The Dressmaker: A closer look at the film’s fashionable fads

By Emily Taylor

Brimmed white hat. Bold red lip. Dior black trench coat. Shall I go on?

From the opening scene of The Dressmaker, Tilly Dunnage , played by Kate Winslet, proved to be a striking style icon. The film followed the return of an accomplished dressmaker in 1951to her ramshackle, Australian town. Her welcome, however, was anything but warm.

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After being accused of murder as a young girl, Tilly and her mother were shunned by the town.But could a little girl commit such a crime? Was she actually guilty of murder?

Though I cannot give the answer away, I can rule Tilly guilty of having killer style. After transforming the frumpy Gertrude Pratt into “the most striking girl in the room,” Tilly set the town into a fashion frenzy. She began designing dresses for all the women, creating only the most flattering and fabulous pieces.

The elegance of her creations went unmatched. From the bombshell bodice, hugging waistline, and sophisticated hemline of each dress, she accomplished the sassy yet classy ideal so true to 1950s fashion.

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Throughout the film Tilly never failed to defy the idea “a dress can’t change anything.” This misconception was combatted, for instance, when her LBD (little black dress) was used as a weapon of distraction, leading her town’s rugby team to victory.

This, however, was a minor example of how powerful a dress can be.  Audience member, Brielle Ashford, was inspired by “how much confidence and radiance one beautiful piece of clothing could bring someone.”

Brielle also mentioned the movie shed light on the idea a dress does not make a woman, but rather a woman makes a dress. This expresses clothes only take women so far; personality is the true determinant of beauty.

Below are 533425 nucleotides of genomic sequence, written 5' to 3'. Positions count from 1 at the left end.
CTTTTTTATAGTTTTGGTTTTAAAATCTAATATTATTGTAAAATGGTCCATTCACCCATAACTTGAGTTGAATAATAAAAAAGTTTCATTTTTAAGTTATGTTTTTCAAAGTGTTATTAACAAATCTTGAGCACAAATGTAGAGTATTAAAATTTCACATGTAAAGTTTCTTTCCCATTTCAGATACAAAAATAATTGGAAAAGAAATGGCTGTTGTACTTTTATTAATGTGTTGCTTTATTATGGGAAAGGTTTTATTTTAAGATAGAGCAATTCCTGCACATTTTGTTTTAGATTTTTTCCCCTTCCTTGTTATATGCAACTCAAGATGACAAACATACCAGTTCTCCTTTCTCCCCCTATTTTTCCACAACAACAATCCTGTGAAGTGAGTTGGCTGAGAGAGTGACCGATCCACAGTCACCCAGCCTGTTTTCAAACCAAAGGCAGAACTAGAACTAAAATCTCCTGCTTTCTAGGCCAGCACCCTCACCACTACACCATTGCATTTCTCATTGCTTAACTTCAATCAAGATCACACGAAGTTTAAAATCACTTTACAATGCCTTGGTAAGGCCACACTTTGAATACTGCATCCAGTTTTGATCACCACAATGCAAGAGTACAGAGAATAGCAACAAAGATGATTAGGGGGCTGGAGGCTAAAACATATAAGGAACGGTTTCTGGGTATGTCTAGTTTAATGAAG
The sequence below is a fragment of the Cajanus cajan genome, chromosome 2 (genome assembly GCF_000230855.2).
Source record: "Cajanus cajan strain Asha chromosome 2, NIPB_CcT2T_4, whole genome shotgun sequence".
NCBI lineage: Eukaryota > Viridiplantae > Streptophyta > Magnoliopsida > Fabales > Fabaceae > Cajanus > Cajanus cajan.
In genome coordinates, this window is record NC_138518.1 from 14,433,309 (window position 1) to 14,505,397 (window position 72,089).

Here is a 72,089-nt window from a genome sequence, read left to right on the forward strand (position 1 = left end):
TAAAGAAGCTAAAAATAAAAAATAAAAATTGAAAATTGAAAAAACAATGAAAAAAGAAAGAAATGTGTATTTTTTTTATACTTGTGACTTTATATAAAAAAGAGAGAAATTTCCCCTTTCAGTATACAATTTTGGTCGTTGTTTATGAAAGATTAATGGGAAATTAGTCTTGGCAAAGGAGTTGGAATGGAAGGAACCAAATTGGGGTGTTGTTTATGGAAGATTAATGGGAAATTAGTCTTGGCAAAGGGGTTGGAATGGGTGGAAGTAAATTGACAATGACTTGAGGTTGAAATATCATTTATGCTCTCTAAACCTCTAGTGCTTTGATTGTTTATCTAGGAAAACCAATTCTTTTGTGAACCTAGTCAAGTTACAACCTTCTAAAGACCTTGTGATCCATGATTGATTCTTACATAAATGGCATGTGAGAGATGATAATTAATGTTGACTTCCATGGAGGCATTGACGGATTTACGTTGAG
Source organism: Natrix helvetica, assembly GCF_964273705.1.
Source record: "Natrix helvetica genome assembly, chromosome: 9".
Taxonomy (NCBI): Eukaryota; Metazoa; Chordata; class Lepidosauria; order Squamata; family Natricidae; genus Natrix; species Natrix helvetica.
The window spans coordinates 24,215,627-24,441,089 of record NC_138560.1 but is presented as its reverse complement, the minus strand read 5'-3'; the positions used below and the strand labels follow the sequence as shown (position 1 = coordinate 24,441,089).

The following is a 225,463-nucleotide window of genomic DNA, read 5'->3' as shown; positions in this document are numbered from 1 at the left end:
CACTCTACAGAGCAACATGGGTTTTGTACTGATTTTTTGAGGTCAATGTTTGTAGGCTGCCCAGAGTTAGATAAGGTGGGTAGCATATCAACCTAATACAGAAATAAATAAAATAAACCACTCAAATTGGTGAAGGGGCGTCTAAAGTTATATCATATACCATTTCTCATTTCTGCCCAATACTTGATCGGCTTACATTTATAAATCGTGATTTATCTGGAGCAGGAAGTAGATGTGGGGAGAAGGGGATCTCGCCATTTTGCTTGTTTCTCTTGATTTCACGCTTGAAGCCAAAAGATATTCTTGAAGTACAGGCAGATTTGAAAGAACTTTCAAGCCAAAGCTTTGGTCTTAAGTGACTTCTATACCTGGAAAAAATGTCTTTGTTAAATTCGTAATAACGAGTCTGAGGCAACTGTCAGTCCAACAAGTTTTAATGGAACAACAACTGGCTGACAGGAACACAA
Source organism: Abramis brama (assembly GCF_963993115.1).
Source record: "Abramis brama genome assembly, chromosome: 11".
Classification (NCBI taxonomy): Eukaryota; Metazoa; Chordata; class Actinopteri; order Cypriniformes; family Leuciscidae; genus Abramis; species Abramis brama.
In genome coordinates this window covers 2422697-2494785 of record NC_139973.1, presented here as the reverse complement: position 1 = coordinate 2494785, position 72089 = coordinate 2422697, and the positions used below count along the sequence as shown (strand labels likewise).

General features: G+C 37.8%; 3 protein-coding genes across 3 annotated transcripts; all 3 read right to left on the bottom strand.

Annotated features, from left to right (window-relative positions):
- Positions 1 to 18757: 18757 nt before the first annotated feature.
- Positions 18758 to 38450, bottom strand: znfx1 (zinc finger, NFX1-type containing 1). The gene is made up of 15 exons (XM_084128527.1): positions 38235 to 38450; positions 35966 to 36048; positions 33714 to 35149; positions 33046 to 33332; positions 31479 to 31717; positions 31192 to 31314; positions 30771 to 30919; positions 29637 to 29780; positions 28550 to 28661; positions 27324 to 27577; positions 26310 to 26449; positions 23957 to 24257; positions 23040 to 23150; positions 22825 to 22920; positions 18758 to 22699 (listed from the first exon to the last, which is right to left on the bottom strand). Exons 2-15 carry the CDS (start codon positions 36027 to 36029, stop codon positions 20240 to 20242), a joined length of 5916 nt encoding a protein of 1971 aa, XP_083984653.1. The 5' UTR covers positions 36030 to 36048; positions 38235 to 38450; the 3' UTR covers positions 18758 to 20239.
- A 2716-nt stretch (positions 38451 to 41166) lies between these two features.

Tilly Dunnage payed homage to another essential beauty principle of less is more. Her wardrobe may have consisted of extravagant gowns, however, she maintained an effortless image by sticking to the basics: simple yet flattering dress shapes, classic yet subtle colors, and minimal yet bold makeup.

Several of the movie’s most stylish trends are being recycled in today’s fashion. Playful swing dresses, for example, have been in high demand. Modern takes on this classic item have surfaced in stores such as Nordstrom and Anthropology, and are able to accompany styles from boho to street chic.

Winged eyeliner is another beauty technique still popular in today’s culture. The simple act of drawing a line across one’s eyelid has become an essential part of many girls’ makeup routines. Okay…so maybe it’s not that simple, but it is the perfect way to get that timeless look seen on celebs from Lauren Conrad to Adele.

Though the movie’s fashion was admirable, so was its emphasis on individuality and class. If the style trends of the 1950s found their way back to today, so can this era’s commendable ideals of beauty.

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